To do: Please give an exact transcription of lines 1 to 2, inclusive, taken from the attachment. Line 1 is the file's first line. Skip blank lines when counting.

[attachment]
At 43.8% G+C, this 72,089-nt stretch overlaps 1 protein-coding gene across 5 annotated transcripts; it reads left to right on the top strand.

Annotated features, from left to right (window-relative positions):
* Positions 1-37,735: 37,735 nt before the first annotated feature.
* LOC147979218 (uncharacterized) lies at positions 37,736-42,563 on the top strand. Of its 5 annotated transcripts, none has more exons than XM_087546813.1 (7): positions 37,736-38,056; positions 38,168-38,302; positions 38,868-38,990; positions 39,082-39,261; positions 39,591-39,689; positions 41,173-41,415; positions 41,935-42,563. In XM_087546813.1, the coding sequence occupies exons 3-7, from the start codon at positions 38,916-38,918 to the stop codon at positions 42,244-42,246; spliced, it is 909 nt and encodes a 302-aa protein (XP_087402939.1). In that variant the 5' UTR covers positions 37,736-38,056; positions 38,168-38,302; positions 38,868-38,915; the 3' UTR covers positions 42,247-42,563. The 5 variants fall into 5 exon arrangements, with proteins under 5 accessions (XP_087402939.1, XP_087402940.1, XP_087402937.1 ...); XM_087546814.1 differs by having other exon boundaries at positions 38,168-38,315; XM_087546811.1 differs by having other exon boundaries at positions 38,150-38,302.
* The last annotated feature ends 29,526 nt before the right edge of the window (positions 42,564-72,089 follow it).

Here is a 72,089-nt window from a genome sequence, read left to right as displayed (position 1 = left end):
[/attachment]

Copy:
At 43.8% G+C, this 72,089-nt stretch overlaps 1 protein-coding gene across 5 annotated transcripts; it reads left to right on the top strand.

Annotated features, from left to right (window-relative positions):